Miguel Gutierrez and the Powerful People, Last Meadow, 2009. Performance view, Portland Center for the Performing Arts, Portland, Oregon, 2009. Michelle Boulé. Photo: Alex Escalante.


In 2002, the choreographer Miguel Gutierrez received his first Bessie Award, as a performer in John Jasperse’s company; by 2006, Gutierrez had won a Bessie in the category of choreography for his works Retrospective Exhibitionist and Difficult Bodies. His latest piece, Last Meadow, which Gutierrez refers to as a “noir opera,” had its world premiere earlier this month at the TBA festival in Portland, Oregon; its New York debut continues this week, September 15–19, at Dance Theater Workshop. Here Gutierrez talks about the gestation of this work.

LAST YEAR, MY DAD HAD A STROKE—or what seemed to be a stroke. Later they termed it a “cerebral incident.” It was an intense, strange moment between my dad and me. I began doing research and came across this phenomenon called “last meadow.” The term comes from agriculture: It’s a reference to the last meadow in the farm to receive water. In neurology, they use it to describe a kind of stroke in which the heart is so weak that it can’t pump enough blood to the brain. I’ve only found this on Wikipedia, so perhaps it’s not even true. But I love that it’s a very pretty-sounding term to describe something terrible.

I’ve traveled a lot in the past couple of years, which has resulted in a lot of disorientation and isolation. I’m so acutely aware of my aloneness within this large, strange, moving context. I became interested in misinterpretation, in the idea of being in this situation that’s kind of happening but you’re not really inside of it—or it’s not really reaching you. I found myself riffing off that idea, finding congruities with the idea of dance, this medium that people often see as an incoherent language.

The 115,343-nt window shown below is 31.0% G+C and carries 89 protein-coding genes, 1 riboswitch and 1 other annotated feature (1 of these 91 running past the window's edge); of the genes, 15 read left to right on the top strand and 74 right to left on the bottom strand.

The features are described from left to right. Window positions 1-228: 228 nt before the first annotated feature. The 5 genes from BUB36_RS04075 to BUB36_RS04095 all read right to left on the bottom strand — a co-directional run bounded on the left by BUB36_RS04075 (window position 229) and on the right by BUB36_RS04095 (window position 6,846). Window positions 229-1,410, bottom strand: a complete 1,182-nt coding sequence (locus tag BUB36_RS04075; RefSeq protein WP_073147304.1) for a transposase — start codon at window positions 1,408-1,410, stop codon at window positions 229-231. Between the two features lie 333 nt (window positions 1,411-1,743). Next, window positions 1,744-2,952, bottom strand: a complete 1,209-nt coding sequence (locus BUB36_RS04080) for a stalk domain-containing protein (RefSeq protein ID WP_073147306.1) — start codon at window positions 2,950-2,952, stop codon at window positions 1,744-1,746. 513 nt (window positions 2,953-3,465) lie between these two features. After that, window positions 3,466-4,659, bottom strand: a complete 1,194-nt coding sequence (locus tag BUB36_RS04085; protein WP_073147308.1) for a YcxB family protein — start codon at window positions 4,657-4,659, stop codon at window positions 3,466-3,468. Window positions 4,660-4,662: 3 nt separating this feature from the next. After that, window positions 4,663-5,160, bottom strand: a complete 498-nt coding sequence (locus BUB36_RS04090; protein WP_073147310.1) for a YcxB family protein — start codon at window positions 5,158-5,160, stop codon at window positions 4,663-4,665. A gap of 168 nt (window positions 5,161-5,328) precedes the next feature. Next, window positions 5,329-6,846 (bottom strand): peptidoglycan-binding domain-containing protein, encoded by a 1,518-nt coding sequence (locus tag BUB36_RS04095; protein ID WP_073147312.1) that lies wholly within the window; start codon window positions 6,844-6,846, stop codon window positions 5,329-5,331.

I began to think of that as dance’s strength rather than its weakness. This incoherence is a really beautiful thing. It’s not really meant to be a language—this is something that Tere O’Conner talks about, too: It’s not about the absence of words, and it’s not the representation of words.

My pieces have often been received as this hyper-emotional honesty. I do like using an idea of revelation and honesty as a kind of texture. It’s an element, a basic component of something, and I often find myself trafficking in these tropes of sincerity and fiction.

Before I even started, I knew I wanted to push on these ideas, but I was still lacking a platform. Recently, when leaving for France, I borrowed my friend Liz’s DVD of East of Eden [1955]. It was a two-DVD set, and when I arrived I found that the disc with the movie was missing, so I just watched the special features. I became particularly interested in the wardrobe tests. I was intrigued by the sight of James Dean—not to mention Julie Harris and Dick Davalos and Lois Smith—just wearing the different costume ideas for the movie. They’re these beautiful short little films of them standing around, waiting.